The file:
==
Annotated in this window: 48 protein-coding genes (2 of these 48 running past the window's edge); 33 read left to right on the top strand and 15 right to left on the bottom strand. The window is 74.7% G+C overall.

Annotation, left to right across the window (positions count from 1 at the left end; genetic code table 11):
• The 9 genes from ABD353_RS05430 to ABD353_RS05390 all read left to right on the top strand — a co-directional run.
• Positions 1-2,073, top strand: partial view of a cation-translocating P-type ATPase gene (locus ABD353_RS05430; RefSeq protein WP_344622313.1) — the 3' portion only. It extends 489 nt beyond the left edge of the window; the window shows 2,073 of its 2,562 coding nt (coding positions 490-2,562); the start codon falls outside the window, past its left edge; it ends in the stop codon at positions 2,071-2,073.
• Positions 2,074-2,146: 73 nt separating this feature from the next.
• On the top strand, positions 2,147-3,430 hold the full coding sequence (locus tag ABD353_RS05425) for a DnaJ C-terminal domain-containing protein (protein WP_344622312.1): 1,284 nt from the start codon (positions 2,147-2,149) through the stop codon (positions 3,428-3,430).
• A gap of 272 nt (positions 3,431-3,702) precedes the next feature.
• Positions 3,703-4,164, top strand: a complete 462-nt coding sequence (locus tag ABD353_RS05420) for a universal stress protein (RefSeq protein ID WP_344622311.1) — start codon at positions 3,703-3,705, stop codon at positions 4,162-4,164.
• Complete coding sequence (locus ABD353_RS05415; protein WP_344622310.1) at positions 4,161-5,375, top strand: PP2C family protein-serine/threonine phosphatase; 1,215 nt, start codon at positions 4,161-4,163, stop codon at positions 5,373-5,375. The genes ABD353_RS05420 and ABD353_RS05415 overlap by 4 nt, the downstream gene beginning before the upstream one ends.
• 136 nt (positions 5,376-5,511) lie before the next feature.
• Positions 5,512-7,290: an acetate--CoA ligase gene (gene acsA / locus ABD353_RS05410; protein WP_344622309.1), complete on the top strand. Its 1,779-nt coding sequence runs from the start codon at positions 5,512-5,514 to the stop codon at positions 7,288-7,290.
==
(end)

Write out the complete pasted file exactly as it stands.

Annotated in this window: 48 protein-coding genes (2 of these 48 running past the window's edge); 33 read left to right on the top strand and 15 right to left on the bottom strand. The window is 74.7% G+C overall.

Annotation, left to right across the window (positions count from 1 at the left end; genetic code table 11):
• The 9 genes from ABD353_RS05430 to ABD353_RS05390 all read left to right on the top strand — a co-directional run.
• Positions 1-2,073, top strand: partial view of a cation-translocating P-type ATPase gene (locus ABD353_RS05430; RefSeq protein WP_344622313.1) — the 3' portion only. It extends 489 nt beyond the left edge of the window; the window shows 2,073 of its 2,562 coding nt (coding positions 490-2,562); the start codon falls outside the window, past its left edge; it ends in the stop codon at positions 2,071-2,073.
• Positions 2,074-2,146: 73 nt separating this feature from the next.
• On the top strand, positions 2,147-3,430 hold the full coding sequence (locus tag ABD353_RS05425) for a DnaJ C-terminal domain-containing protein (protein WP_344622312.1): 1,284 nt from the start codon (positions 2,147-2,149) through the stop codon (positions 3,428-3,430).
• A gap of 272 nt (positions 3,431-3,702) precedes the next feature.
• Positions 3,703-4,164, top strand: a complete 462-nt coding sequence (locus tag ABD353_RS05420) for a universal stress protein (RefSeq protein ID WP_344622311.1) — start codon at positions 3,703-3,705, stop codon at positions 4,162-4,164.
• Complete coding sequence (locus ABD353_RS05415; protein WP_344622310.1) at positions 4,161-5,375, top strand: PP2C family protein-serine/threonine phosphatase; 1,215 nt, start codon at positions 4,161-4,163, stop codon at positions 5,373-5,375. The genes ABD353_RS05420 and ABD353_RS05415 overlap by 4 nt, the downstream gene beginning before the upstream one ends.
• 136 nt (positions 5,376-5,511) lie before the next feature.
• Positions 5,512-7,290: an acetate--CoA ligase gene (gene acsA / locus ABD353_RS05410; protein WP_344622309.1), complete on the top strand. Its 1,779-nt coding sequence runs from the start codon at positions 5,512-5,514 to the stop codon at positions 7,288-7,290.